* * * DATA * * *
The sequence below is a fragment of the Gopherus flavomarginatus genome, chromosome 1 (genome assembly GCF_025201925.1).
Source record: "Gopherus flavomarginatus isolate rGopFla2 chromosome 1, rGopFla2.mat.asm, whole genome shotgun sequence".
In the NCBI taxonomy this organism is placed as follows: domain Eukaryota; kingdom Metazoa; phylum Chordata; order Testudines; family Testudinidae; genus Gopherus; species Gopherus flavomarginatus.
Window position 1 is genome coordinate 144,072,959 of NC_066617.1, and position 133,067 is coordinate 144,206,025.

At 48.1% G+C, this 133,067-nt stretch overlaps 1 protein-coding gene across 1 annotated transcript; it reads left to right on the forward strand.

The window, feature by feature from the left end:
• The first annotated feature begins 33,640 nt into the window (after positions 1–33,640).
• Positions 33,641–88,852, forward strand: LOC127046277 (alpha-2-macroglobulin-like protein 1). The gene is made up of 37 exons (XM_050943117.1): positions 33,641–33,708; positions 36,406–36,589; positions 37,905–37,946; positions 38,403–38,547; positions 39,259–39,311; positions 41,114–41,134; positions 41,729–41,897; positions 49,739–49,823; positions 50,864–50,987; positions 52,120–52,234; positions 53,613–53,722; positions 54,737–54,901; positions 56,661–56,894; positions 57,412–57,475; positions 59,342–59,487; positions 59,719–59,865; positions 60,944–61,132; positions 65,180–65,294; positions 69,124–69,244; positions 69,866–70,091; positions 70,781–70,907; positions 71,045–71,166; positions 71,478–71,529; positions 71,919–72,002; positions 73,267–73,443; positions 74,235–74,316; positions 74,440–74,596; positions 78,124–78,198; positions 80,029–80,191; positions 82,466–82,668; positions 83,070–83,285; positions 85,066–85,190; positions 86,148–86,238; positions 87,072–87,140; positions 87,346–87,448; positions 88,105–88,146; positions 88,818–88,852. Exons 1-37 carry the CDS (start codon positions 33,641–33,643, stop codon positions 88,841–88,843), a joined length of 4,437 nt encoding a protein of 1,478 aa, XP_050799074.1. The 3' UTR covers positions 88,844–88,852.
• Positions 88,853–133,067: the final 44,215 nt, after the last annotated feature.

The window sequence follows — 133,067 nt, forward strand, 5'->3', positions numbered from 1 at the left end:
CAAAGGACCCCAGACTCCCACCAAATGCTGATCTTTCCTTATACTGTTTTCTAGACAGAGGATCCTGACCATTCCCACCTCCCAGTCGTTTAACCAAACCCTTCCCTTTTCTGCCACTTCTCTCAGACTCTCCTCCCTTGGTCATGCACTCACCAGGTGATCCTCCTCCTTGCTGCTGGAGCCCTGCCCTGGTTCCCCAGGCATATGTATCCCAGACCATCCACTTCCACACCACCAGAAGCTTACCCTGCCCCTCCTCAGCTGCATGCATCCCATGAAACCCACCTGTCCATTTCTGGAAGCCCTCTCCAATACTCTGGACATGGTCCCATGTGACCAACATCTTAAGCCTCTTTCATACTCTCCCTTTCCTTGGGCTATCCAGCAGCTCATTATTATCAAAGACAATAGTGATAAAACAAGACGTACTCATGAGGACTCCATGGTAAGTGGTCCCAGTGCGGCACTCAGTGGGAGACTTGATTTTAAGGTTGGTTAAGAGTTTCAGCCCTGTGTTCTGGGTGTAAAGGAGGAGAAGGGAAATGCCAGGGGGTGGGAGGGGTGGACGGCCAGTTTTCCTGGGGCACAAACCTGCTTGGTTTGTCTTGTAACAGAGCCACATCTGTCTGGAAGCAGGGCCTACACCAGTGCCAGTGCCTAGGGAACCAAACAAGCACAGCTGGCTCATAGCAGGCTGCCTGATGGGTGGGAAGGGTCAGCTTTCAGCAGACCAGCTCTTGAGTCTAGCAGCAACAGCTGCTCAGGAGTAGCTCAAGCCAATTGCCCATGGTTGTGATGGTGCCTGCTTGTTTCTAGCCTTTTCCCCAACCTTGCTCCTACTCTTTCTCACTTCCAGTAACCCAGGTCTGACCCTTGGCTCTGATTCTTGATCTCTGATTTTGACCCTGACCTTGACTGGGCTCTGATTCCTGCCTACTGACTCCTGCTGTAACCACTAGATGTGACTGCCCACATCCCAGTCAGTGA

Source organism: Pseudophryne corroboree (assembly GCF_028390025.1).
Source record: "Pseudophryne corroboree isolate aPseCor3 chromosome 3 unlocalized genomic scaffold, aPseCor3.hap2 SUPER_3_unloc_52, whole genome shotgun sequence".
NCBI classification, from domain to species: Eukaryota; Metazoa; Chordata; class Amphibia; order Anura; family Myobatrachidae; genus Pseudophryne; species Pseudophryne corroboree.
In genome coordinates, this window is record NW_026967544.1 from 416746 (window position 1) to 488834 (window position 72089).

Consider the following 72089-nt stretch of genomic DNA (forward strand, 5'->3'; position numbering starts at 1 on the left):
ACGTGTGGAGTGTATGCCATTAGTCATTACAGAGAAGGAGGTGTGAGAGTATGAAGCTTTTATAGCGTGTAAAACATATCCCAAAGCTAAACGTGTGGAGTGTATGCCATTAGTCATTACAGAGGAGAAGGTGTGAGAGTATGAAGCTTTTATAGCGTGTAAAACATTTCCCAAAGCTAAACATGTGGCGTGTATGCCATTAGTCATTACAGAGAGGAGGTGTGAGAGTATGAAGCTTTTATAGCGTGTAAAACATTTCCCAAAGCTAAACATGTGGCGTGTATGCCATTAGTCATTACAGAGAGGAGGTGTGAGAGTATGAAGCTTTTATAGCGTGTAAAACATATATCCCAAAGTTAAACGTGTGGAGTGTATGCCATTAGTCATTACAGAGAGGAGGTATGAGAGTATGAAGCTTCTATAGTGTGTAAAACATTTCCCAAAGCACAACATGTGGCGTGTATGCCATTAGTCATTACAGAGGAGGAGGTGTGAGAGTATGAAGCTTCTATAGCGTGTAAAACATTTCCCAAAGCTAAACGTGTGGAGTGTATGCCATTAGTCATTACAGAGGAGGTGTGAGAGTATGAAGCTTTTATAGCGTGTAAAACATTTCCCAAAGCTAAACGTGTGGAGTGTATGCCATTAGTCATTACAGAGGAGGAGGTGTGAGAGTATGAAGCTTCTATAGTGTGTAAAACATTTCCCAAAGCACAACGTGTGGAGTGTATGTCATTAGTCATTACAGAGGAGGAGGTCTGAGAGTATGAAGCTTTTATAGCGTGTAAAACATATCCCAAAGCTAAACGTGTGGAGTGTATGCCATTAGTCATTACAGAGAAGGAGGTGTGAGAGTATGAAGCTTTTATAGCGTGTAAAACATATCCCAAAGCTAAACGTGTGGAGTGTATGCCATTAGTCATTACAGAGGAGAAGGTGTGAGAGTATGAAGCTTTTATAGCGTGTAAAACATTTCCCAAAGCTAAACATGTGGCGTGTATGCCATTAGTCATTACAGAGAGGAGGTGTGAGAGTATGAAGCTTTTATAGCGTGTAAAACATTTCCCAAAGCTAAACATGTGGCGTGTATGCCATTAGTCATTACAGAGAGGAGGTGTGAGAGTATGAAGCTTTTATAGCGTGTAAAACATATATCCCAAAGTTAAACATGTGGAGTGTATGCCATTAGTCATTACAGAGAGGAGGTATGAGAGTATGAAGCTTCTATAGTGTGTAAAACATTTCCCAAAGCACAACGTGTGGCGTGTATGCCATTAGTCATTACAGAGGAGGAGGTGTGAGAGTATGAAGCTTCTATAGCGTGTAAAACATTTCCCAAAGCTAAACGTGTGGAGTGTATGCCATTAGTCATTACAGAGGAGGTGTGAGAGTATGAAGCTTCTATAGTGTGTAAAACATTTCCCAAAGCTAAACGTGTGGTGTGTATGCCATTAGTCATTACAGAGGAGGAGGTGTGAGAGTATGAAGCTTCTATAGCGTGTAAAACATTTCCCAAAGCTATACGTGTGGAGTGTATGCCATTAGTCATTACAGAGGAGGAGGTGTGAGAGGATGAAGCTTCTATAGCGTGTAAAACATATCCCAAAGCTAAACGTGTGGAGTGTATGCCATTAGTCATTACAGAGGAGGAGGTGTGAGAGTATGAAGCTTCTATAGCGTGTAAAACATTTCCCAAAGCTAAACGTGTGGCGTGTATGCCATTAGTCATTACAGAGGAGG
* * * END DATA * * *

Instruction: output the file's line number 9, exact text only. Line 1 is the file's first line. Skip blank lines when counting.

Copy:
• Positions 88,853–133,067: the final 44,215 nt, after the last annotated feature.